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Using TodaysMeet as a Formative Assessment Tool

by Brandon Juarez on September 9, 2014

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This Free Backchannel Chat Platform for the Classroom can be Great for Assessment and Much More

Brandon C. Juarez manages the College of Education Full-Time Online Faculty team at Grand Canyon University. He will be presenting the session “Removing the Shackles to the ‘Sage on Stage’ Approach to Teaching” at the 2014 Teaching and Learning with the iPad Conference this November in Raleigh, NC.

Active learning and engagement starts with proactive teaching. Formative assessment strategies, including Classroom Assessment Techniques (CATs), provide tremendous value to students and teachers alike. Angelo and Cross provide a wonderful framework to the many successful approaches to creating effective formative assessment strategies (Angelo & Cross, 1993).

The biggest limitation with most strategies is that they often take time to collect the requested student data. TodaysMeet solves that problem by creating a web-based running feed that educators can use in real time. When teachers monitor learning throughout the lesson, student engagement and learning dramatically improve.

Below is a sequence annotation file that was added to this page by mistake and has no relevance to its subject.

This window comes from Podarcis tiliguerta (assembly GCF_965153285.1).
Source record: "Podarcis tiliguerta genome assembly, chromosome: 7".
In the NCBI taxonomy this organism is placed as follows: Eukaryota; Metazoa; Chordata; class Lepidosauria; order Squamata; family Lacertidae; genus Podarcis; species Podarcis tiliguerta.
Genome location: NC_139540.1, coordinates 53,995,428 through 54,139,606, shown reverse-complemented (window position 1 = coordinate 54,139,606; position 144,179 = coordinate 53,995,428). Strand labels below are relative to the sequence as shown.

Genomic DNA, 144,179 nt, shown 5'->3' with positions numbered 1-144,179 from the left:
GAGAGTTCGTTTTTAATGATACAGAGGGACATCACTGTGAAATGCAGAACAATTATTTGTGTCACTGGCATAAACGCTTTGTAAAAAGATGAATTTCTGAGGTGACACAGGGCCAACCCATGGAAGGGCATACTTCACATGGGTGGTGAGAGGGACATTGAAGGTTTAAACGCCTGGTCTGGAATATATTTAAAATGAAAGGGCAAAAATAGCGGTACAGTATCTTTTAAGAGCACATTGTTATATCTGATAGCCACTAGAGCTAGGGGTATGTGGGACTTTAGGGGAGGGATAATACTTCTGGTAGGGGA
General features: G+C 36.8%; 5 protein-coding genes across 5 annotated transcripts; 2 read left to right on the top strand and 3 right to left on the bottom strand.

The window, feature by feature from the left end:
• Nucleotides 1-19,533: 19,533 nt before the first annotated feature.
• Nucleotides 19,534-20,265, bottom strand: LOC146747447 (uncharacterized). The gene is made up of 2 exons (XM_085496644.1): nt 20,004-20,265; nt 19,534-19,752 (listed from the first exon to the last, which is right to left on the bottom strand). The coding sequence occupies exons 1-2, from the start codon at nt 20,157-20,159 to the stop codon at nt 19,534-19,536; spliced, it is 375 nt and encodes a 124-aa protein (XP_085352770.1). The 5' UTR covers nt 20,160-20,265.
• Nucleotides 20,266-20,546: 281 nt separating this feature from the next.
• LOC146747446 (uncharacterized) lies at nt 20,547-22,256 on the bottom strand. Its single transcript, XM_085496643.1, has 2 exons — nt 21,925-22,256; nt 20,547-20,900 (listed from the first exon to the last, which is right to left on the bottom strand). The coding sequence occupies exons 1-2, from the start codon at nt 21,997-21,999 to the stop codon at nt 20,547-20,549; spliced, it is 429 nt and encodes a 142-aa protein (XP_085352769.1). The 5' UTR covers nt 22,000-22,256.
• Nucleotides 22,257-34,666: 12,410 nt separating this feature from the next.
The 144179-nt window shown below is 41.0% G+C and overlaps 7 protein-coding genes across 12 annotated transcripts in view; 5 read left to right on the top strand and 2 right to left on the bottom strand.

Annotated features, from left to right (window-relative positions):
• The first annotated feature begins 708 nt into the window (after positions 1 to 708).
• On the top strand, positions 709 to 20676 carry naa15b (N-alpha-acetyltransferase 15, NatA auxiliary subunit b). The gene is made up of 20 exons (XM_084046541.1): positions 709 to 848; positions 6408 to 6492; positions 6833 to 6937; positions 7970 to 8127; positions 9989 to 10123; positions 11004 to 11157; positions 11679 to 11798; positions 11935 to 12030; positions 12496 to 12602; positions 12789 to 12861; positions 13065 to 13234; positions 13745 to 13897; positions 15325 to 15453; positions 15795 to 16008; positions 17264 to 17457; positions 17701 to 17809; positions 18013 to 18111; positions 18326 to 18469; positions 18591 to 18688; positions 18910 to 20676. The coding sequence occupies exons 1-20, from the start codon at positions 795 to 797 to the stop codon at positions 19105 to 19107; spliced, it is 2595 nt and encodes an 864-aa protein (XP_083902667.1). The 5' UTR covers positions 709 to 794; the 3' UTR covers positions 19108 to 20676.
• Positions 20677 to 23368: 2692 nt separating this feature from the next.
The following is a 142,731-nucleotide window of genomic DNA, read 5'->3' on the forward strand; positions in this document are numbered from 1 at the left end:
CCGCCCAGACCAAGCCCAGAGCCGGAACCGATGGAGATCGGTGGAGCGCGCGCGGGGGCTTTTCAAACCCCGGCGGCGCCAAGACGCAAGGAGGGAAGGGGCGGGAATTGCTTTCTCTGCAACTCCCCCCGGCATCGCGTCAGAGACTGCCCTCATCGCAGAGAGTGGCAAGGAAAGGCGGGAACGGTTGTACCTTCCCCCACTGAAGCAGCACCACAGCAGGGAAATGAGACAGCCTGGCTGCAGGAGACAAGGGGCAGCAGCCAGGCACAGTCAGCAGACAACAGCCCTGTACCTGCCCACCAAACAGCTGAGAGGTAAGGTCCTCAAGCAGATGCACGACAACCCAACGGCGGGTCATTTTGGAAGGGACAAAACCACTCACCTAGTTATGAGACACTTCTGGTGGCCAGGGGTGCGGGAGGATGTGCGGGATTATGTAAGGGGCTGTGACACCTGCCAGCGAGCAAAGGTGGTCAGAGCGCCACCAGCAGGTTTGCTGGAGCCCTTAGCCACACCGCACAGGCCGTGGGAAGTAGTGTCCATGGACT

TodaysMeet

A key advantage to using TodaysMeet is the ability to autonomously track student progress and learning. This provides holistic assessment that the teacher can use to monitor class progression without students being singled out and the threat of being embarrassed. Regardless of the grade or age range, students are eager to demonstrate their level of mastery and seek necessary support with fidelity when their fears of being in an uncomfortable environment are quelled. When pupils feel they can respond with honest and real feedback, it is more likely the results will be authentic and viable.